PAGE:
Increasing number of farms go pesticide-free

Consumer demand has caused farmers to move to organic

Lynne+Carpenter-Boggs%2C+professor+of+soil+science+and+sustainable+agriculture+at+WSU%2C+talks+about%0Aconventional+and+organic+farming+during+a+forum+on+Tuesday+evening+at+the+Moscow+Food+Co-op.
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Increasing number of farms go pesticide-free

Lynne Carpenter-Boggs, professor of soil science and sustainable agriculture at WSU, talks about
conventional and organic farming during a forum on Tuesday evening at the Moscow Food Co-op.

Lynne Carpenter-Boggs, professor of soil science and sustainable agriculture at WSU, talks about conventional and organic farming during a forum on Tuesday evening at the Moscow Food Co-op.

ROLAND HUIE | THE DAILY EVERGREEN

Lynne Carpenter-Boggs, professor of soil science and sustainable agriculture at WSU, talks about conventional and organic farming during a forum on Tuesday evening at the Moscow Food Co-op.

ROLAND HUIE | THE DAILY EVERGREEN

ROLAND HUIE | THE DAILY EVERGREEN

Lynne Carpenter-Boggs, professor of soil science and sustainable agriculture at WSU, talks about conventional and organic farming during a forum on Tuesday evening at the Moscow Food Co-op.

CAITLIN KOONCE, Evergreen reporter

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The Moscow Food Co-op held a forum with a panel of local farmers and agriculture experts to discuss the difference between organic and conventional foods. 

The forum was moderated by Kenton Bird, former journalist and current professor at the University of Idaho. Bird started the discussion by having the panelists introduce themselves along with their background on the topic. 

Gwen Ayres, employee at the Idaho State Department of Agriculture, said organic foods started becoming common after World War II when there were lots of chemicals being used in the production of food. Organic foods started when people did not want chemicals used for food production, she said.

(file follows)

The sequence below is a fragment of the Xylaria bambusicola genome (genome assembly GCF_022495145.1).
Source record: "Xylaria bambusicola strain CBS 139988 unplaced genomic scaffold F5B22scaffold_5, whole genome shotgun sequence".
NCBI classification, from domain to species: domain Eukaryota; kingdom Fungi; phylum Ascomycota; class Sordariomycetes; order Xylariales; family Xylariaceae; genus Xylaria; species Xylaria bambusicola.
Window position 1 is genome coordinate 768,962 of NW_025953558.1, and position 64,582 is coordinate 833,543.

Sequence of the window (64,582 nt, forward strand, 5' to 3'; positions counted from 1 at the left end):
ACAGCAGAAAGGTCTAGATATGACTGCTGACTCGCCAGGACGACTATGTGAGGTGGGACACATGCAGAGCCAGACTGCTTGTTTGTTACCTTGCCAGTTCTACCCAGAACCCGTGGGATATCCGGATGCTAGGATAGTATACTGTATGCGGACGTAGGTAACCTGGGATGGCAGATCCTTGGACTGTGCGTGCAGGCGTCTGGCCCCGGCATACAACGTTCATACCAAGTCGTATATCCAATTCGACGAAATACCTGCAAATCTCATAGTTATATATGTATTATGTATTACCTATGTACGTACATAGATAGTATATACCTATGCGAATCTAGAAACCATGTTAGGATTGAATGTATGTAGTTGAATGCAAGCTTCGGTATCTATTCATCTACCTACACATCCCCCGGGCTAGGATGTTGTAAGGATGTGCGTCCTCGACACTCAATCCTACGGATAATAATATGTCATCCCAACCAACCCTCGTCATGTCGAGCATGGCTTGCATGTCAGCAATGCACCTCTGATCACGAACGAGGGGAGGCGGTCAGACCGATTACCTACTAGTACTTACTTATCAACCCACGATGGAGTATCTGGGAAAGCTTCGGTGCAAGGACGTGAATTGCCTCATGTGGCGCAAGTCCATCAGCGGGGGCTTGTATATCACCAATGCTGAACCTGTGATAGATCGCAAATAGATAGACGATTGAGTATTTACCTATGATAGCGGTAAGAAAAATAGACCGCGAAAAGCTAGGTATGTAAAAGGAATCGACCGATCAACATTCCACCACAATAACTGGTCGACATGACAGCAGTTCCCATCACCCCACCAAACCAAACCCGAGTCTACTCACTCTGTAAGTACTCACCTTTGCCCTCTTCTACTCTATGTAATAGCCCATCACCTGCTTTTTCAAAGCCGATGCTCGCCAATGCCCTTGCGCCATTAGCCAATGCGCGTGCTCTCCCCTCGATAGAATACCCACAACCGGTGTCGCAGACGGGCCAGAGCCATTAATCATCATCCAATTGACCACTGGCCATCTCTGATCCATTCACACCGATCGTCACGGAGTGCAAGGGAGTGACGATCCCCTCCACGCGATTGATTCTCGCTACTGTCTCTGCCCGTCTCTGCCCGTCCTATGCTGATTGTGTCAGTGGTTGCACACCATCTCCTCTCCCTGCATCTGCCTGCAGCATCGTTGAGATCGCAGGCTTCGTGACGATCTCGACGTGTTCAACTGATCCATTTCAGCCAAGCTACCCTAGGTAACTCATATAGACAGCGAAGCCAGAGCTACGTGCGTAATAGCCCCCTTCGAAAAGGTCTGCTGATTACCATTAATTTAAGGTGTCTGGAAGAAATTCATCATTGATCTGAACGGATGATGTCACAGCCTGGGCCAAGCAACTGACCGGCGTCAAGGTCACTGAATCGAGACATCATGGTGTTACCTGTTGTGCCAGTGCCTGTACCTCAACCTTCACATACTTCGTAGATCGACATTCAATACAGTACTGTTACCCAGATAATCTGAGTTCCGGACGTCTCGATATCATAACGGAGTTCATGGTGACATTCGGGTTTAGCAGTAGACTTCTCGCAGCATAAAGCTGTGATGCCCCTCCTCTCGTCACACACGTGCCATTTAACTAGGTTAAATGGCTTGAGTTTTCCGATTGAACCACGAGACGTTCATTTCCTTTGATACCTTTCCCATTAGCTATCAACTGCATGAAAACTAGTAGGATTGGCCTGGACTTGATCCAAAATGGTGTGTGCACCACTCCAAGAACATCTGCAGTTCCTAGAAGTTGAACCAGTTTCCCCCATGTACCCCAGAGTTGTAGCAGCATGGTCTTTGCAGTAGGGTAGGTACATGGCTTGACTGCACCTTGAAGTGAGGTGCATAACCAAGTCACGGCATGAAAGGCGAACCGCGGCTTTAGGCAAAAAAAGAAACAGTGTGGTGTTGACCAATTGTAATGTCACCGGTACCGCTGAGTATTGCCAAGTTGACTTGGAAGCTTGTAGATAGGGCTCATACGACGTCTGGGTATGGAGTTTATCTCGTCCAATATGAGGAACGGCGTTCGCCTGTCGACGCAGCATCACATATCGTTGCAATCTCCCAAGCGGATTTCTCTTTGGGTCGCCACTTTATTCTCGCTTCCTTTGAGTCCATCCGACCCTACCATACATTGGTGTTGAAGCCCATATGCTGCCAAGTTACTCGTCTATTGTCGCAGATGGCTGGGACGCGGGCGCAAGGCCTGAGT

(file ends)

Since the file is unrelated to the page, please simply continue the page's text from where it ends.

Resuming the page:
Organic foods became popular in the 1960s and 1970s. During this time, there were no rules or regulations defining “organic” foods, she said.

Ayres said in 1990, the government created the Organic Food Production Act. This act established national standards for foods being labeled as organic. 

“Conventional is very evolved and changed,” said Lynne Carpenter-Boggs, WSU soil science and sustainable agriculture professor. “What was conventional 20 years ago is rare now.”

Ayres said to change from a conventional farm to an organic farm is a three-year process. It is becoming increasingly common for a farm to produce organic rather than conventional produce, she said.

Consumer demand has been the main driver of farmers moving toward organic farming, local farmer Luke Tonnemaker said. Tonnemaker’s family farm went organic in 2000 when their consumers expressed a preference for more organic food.

Tonnemaker said his farm was not using synthetic pesticides and it only made sense to start the process of becoming certified in 1997.

Bird asked the panelists for their opinion on whether organic or conventional food was better. 

Ayres said most people believe organic is better because there are no pesticides being used. Organic farms do use pesticides, but they are natural rather than synthetic. The definition of better food is dependent upon the person buying the food, she said. 

Many factors affect how a consumer thinks about the food they are purchasing, Tonnemaker said. Better food is influenced by crops, weather, soil and location.